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Showing posts from September, 2015

Ice It Or Heat It? What To Do About 6 Common Sports Injuries

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It’s an age-old question among athletes: Should you use ice or heat after an injury? Jumping into an ice bath might not be the most comfortable situation, but ice is the most effective treatment for acute injuries, experts say. You should never heat the immediate area after injury. As a rule of thumb, between five to seven days after immediate injury, you should always ice. Icing a strained or sprained muscle can help reduce swelling and inflammation and control pain by constricting blood vessels in the skin to decrease blood flow. But that doesn’t mean you have to forgo your heat pads for good. Heating promotes blood flow and warmth throughout your muscles, and can be administered with a heating pad or even through physical activity. You can also go for a light jog or walk. This wakes and warms up tight, overused, or injured muscles for a workout or physical therapy session. Injuries should then be followed up with ice. Think you can find a quick fix in pain-relieving creams l…

Guide to Tennis Elbow

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Most people who get tennis elbow don't play tennis! In fact, less than 5% of all cases of tennis elbow occur in people who play tennis. Tennis elbow can happen to anyone who repeatedly uses their elbow, wrist, and hand for their job, sport, or hobby. What Is Tennis Elbow (Lateral Epicondylitis)? Tennis elbow is a painful condition caused by overuse of the "extensor" muscles in your arm and forearm, particularly where the tendons attach to rounded projections of bone (epicondyles) on the outside or lateral aspect of the elbow. The muscles you use to grip, twist, and carry objects with your hand all attach to the "lateral epicondyle" at the elbow. That's why a movement of the wrist or hand can actually cause pain in the elbow. Prolonged use of the wrist and hand, such as when using a computer or operating machinery —and, of course, playing tennis with an improper grip or technique—can lead to tennis elbow. It can happen to athletes, non-athletes, children, …

Myofascial Pain in Buttock Muscles

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What is Myofascial Pain in Buttock Muscles? One of the most common causes of buttock pain is myofascial pain, which is characterized by pain starting from tight bands of muscle or knots in the gluteal muscles. The gluteal muscles are strong muscles located at the back of the pelvis building up the buttock. The gluteals mainly comprise of three major muscles they are: Gluteus minimus.Gluteus medius.Gluteus maximus. Gluteus minimus, gluteus medius and gluteus maximus start from the pelvis and insert into the upper side of the thigh bone i.e. femur. Many smaller muscles are also present in the deeper side of the gluteal muscles such as the piriformis muscle. The gluteal muscles help in straightening the hip while performing activities, stabilizing the pelvis and aiding in other movements of the hip like side elevation and hip rotation. Gluteal muscles are specifically active while squatting, lunging, running and jumping. The piriformis muscles and gluteus medius are the areas that are…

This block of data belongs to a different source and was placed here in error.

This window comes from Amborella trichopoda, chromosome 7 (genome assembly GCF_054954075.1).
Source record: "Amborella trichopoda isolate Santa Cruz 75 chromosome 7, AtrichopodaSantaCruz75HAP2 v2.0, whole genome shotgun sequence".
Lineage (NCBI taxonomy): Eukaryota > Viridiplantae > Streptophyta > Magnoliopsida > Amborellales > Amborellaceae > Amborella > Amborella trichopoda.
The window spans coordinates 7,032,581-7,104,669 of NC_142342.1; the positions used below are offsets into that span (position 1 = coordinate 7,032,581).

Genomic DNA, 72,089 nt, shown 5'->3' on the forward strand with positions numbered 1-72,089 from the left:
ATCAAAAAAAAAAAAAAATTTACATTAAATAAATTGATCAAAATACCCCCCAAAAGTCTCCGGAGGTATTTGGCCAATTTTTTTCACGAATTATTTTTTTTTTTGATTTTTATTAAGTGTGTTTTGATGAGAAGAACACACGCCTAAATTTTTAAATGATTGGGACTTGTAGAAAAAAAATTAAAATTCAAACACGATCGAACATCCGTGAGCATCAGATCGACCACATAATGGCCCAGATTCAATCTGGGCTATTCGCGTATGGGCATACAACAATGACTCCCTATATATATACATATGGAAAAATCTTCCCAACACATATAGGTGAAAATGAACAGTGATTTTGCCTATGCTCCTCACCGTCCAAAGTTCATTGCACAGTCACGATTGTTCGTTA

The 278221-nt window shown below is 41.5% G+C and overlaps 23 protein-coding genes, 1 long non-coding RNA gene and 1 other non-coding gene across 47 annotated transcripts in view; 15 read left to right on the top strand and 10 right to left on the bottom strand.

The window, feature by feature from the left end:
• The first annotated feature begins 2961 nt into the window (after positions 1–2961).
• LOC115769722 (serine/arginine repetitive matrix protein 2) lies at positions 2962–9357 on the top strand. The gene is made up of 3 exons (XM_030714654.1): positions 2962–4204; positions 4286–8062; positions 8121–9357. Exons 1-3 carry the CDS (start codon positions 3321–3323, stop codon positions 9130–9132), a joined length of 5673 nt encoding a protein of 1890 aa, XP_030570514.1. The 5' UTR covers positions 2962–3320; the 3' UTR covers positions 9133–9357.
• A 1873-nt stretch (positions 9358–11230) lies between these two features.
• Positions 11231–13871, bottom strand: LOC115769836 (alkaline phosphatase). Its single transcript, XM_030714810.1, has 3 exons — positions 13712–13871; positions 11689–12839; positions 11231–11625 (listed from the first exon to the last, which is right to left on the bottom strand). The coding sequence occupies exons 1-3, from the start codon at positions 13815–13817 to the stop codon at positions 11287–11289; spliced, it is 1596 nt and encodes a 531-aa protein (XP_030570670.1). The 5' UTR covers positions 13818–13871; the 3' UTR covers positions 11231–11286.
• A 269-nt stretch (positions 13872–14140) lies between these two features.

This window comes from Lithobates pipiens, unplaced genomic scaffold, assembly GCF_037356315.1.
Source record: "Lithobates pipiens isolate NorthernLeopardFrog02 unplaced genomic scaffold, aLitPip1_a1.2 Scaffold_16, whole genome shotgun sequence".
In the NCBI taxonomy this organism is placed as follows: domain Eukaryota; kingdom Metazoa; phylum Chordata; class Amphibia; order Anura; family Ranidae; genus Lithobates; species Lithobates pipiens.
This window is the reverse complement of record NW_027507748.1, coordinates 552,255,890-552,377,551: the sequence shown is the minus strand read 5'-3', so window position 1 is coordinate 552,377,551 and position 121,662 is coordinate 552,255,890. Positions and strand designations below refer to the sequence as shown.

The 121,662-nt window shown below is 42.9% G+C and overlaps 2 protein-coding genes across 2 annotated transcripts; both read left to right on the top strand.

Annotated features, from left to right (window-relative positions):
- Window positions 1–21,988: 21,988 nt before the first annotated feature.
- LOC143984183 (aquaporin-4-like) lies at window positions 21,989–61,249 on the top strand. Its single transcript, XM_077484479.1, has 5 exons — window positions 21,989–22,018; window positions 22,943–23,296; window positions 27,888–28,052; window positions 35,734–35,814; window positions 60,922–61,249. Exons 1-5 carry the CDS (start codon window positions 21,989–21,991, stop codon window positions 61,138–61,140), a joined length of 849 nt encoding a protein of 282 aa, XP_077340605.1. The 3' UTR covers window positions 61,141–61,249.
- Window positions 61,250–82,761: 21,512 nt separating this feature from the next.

What is Myofascia?

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Fascia or myofascia is the dense, tough tissue which surrounds and covers all of your muscles and bones. This outer fascial covering is very strong and very flexible. In fact, it has a tensile strength of over 2000 pounds. Under a microscope, myofascia resembles a spider web or fish net. It is very organized and very flexible in a healthy state. myofascia can best be described as a complete body suit which runs from the top of your head down to the bottom of your toes. It is continuous, has no beginning or end and can be found almost everywhere in your body. Like yarn in a sweater the entire body is connected to every other part of the body by the fascia. It is a continuous weave of material. And, like a pull in a sweater, damage to an area of fascia can effect other distant areas in your body even years later. In the normal healthy state the fascia is relaxed and soft. It has the ability to stretch and move without restriction. When you experience physical trauma or inflammation t…

Plantar Fasciitis Release Technique

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Plantar Fasciitis The name may sound mysterious, the experience isn't. Millions of people undergo any number of the following on a daily basis: a pain in their heel the moment their foot hits the ground in the morning; tenderness in the heel and arch area; pain in the heel or arch area after taking the first few steps following a long period of sitting; discomfort and throbbing in the heel and arch area after long periods of standing. What It Is Plantar fasciitis is painful inflammation of the heel and bottom surface of the foot. It is generally caused by overstretching of the fibrous tissue (fascia) that connects the heel to the forefoot. Breaking the injury cycle requires an overall approach, examining critical elements such as postural alignment, biomechanics, musculoskeletal balance, correct footwear and training. In addition to working on larger corrections in your posture, stride, strength and flexibility, here are a few specific tools to help you get on your road to recov…